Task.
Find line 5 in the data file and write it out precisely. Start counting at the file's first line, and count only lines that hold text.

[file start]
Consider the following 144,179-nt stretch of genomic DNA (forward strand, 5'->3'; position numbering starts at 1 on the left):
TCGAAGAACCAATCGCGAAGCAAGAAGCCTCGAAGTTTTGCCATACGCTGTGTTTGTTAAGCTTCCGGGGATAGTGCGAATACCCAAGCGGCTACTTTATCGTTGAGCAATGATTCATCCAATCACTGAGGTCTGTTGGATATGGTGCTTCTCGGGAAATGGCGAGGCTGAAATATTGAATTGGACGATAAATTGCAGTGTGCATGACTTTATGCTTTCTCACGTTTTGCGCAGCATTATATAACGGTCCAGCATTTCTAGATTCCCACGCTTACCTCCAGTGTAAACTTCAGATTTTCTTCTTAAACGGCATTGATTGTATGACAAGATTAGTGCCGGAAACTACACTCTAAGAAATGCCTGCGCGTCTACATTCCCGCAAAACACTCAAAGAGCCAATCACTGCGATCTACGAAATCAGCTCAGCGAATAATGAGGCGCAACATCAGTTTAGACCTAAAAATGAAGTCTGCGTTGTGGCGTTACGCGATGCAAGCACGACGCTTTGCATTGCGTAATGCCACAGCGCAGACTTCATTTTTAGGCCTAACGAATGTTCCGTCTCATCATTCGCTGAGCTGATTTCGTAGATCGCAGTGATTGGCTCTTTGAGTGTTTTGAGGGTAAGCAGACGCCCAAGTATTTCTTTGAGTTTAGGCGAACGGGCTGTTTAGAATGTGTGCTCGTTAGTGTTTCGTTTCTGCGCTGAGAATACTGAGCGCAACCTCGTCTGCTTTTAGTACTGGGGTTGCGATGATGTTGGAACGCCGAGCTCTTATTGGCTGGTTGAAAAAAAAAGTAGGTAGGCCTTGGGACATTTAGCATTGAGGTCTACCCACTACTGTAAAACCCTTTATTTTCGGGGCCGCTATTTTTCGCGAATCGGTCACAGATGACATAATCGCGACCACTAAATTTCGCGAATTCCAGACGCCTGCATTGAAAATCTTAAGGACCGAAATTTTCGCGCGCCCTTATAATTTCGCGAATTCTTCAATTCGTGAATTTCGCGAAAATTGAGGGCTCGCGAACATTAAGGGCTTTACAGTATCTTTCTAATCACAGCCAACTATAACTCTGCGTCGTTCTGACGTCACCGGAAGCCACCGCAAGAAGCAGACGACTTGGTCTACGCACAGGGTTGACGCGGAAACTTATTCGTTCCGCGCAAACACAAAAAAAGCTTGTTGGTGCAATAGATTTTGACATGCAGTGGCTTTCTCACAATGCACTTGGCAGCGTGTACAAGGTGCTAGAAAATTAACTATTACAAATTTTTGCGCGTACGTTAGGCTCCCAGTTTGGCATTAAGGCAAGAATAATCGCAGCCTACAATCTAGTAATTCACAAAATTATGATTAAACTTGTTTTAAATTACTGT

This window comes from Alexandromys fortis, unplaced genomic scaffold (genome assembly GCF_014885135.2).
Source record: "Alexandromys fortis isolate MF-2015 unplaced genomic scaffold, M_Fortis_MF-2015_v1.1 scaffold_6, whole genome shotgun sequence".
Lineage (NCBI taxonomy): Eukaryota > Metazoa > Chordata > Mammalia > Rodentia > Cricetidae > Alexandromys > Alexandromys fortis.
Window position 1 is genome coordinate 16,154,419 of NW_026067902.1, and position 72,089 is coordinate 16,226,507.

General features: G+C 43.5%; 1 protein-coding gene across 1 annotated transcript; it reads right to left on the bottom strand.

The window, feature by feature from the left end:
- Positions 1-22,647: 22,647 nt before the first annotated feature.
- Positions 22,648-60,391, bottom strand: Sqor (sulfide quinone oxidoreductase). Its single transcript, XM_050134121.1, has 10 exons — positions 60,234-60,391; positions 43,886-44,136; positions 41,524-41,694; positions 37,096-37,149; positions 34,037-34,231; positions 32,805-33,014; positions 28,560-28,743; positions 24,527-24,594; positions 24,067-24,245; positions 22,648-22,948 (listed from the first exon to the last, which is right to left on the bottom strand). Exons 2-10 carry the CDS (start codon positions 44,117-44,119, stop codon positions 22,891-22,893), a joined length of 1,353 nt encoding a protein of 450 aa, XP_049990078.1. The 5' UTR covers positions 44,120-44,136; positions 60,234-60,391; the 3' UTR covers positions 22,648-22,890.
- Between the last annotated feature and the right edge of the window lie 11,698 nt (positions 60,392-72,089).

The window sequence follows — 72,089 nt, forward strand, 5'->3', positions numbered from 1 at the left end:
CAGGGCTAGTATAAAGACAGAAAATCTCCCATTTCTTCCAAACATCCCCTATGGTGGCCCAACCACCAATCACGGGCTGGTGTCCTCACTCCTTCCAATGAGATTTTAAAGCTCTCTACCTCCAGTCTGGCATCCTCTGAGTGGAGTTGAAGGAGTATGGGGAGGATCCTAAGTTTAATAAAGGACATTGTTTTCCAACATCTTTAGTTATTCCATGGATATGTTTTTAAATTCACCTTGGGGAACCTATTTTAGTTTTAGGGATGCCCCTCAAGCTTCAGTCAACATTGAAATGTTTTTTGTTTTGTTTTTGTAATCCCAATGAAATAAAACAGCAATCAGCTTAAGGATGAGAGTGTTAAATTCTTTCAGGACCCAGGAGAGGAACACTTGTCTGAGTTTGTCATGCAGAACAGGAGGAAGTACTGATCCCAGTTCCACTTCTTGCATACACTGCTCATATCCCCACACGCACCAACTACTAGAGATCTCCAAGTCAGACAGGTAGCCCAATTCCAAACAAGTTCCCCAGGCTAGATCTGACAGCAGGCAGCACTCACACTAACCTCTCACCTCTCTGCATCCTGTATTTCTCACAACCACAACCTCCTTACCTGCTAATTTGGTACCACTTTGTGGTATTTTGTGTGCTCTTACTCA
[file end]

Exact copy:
Lineage (NCBI taxonomy): Eukaryota > Metazoa > Chordata > Mammalia > Rodentia > Cricetidae > Alexandromys > Alexandromys fortis.